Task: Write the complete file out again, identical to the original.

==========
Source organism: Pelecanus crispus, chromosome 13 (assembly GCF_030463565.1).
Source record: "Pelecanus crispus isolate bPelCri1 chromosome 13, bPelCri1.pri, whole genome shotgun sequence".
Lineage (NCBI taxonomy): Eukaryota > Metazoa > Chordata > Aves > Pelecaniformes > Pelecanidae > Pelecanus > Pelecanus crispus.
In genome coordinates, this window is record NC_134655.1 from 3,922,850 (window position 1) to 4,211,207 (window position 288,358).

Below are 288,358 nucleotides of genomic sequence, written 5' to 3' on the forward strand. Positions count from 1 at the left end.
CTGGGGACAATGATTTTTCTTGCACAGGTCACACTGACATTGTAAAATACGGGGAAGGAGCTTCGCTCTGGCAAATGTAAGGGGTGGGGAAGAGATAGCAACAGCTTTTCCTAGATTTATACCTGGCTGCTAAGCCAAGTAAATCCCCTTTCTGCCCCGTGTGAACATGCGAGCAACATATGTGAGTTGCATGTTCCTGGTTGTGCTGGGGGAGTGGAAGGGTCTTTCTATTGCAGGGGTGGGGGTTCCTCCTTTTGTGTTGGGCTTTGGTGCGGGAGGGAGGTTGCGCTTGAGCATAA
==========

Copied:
Source organism: Pelecanus crispus, chromosome 13 (assembly GCF_030463565.1).
Source record: "Pelecanus crispus isolate bPelCri1 chromosome 13, bPelCri1.pri, whole genome shotgun sequence".
Lineage (NCBI taxonomy): Eukaryota > Metazoa > Chordata > Aves > Pelecaniformes > Pelecanidae > Pelecanus > Pelecanus crispus.
In genome coordinates, this window is record NC_134655.1 from 3,922,850 (window position 1) to 4,211,207 (window position 288,358).

Below are 288,358 nucleotides of genomic sequence, written 5' to 3' on the forward strand. Positions count from 1 at the left end.
CTGGGGACAATGATTTTTCTTGCACAGGTCACACTGACATTGTAAAATACGGGGAAGGAGCTTCGCTCTGGCAAATGTAAGGGGTGGGGAAGAGATAGCAACAGCTTTTCCTAGATTTATACCTGGCTGCTAAGCCAAGTAAATCCCCTTTCTGCCCCGTGTGAACATGCGAGCAACATATGTGAGTTGCATGTTCCTGGTTGTGCTGGGGGAGTGGAAGGGTCTTTCTATTGCAGGGGTGGGGGTTCCTCCTTTTGTGTTGGGCTTTGGTGCGGGAGGGAGGTTGCGCTTGAGCATAA